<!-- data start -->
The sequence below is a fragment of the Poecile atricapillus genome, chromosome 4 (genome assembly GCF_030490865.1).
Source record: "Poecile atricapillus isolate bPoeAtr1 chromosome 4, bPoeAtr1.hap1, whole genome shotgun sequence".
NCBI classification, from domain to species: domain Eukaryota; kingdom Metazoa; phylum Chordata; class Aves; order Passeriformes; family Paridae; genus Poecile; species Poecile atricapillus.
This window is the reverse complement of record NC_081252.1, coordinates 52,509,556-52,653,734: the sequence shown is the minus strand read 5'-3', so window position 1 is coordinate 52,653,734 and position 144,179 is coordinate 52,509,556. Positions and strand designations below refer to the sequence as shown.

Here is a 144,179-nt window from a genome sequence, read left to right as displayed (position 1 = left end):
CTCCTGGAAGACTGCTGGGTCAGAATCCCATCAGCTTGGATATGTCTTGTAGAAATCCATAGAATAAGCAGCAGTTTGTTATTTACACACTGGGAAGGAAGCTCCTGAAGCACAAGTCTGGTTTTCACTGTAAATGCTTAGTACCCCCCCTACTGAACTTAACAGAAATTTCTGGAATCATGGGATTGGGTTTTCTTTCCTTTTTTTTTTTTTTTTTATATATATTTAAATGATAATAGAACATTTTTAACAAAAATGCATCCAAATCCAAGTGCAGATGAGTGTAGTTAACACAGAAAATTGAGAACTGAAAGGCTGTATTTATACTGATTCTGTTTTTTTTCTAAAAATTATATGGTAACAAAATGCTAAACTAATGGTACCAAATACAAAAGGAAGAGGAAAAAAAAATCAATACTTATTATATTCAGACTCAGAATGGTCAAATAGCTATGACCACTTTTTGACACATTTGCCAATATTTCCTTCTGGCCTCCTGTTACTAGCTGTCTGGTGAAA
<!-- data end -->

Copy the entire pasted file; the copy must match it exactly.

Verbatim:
The sequence below is a fragment of the Poecile atricapillus genome, chromosome 4 (genome assembly GCF_030490865.1).
Source record: "Poecile atricapillus isolate bPoeAtr1 chromosome 4, bPoeAtr1.hap1, whole genome shotgun sequence".
NCBI classification, from domain to species: domain Eukaryota; kingdom Metazoa; phylum Chordata; class Aves; order Passeriformes; family Paridae; genus Poecile; species Poecile atricapillus.
This window is the reverse complement of record NC_081252.1, coordinates 52,509,556-52,653,734: the sequence shown is the minus strand read 5'-3', so window position 1 is coordinate 52,653,734 and position 144,179 is coordinate 52,509,556. Positions and strand designations below refer to the sequence as shown.

Here is a 144,179-nt window from a genome sequence, read left to right as displayed (position 1 = left end):
CTCCTGGAAGACTGCTGGGTCAGAATCCCATCAGCTTGGATATGTCTTGTAGAAATCCATAGAATAAGCAGCAGTTTGTTATTTACACACTGGGAAGGAAGCTCCTGAAGCACAAGTCTGGTTTTCACTGTAAATGCTTAGTACCCCCCCTACTGAACTTAACAGAAATTTCTGGAATCATGGGATTGGGTTTTCTTTCCTTTTTTTTTTTTTTTTTATATATATTTAAATGATAATAGAACATTTTTAACAAAAATGCATCCAAATCCAAGTGCAGATGAGTGTAGTTAACACAGAAAATTGAGAACTGAAAGGCTGTATTTATACTGATTCTGTTTTTTTTCTAAAAATTATATGGTAACAAAATGCTAAACTAATGGTACCAAATACAAAAGGAAGAGGAAAAAAAAATCAATACTTATTATATTCAGACTCAGAATGGTCAAATAGCTATGACCACTTTTTGACACATTTGCCAATATTTCCTTCTGGCCTCCTGTTACTAGCTGTCTGGTGAAA